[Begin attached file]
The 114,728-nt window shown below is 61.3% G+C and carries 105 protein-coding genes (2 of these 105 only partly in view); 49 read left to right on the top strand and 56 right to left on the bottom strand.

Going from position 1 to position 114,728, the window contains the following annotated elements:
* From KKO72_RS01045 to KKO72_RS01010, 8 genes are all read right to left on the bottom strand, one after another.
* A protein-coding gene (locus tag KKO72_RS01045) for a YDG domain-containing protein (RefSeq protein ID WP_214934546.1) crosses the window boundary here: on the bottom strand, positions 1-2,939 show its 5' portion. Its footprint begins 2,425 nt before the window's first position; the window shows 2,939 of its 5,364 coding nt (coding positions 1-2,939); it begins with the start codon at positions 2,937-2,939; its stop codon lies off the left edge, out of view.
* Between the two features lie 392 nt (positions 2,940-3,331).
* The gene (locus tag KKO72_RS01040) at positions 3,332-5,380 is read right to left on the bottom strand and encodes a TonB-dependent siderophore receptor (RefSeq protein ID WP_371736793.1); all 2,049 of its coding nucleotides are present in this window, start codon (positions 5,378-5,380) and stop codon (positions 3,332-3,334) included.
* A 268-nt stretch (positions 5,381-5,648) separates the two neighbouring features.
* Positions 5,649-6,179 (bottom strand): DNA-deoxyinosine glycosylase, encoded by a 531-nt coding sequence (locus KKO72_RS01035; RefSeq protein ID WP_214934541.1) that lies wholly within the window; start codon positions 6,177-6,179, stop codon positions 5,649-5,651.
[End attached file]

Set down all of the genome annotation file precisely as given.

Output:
The 114,728-nt window shown below is 61.3% G+C and carries 105 protein-coding genes (2 of these 105 only partly in view); 49 read left to right on the top strand and 56 right to left on the bottom strand.

Going from position 1 to position 114,728, the window contains the following annotated elements:
* From KKO72_RS01045 to KKO72_RS01010, 8 genes are all read right to left on the bottom strand, one after another.
* A protein-coding gene (locus tag KKO72_RS01045) for a YDG domain-containing protein (RefSeq protein ID WP_214934546.1) crosses the window boundary here: on the bottom strand, positions 1-2,939 show its 5' portion. Its footprint begins 2,425 nt before the window's first position; the window shows 2,939 of its 5,364 coding nt (coding positions 1-2,939); it begins with the start codon at positions 2,937-2,939; its stop codon lies off the left edge, out of view.
* Between the two features lie 392 nt (positions 2,940-3,331).
* The gene (locus tag KKO72_RS01040) at positions 3,332-5,380 is read right to left on the bottom strand and encodes a TonB-dependent siderophore receptor (RefSeq protein ID WP_371736793.1); all 2,049 of its coding nucleotides are present in this window, start codon (positions 5,378-5,380) and stop codon (positions 3,332-3,334) included.
* A 268-nt stretch (positions 5,381-5,648) separates the two neighbouring features.
* Positions 5,649-6,179 (bottom strand): DNA-deoxyinosine glycosylase, encoded by a 531-nt coding sequence (locus KKO72_RS01035; RefSeq protein ID WP_214934541.1) that lies wholly within the window; start codon positions 6,177-6,179, stop codon positions 5,649-5,651.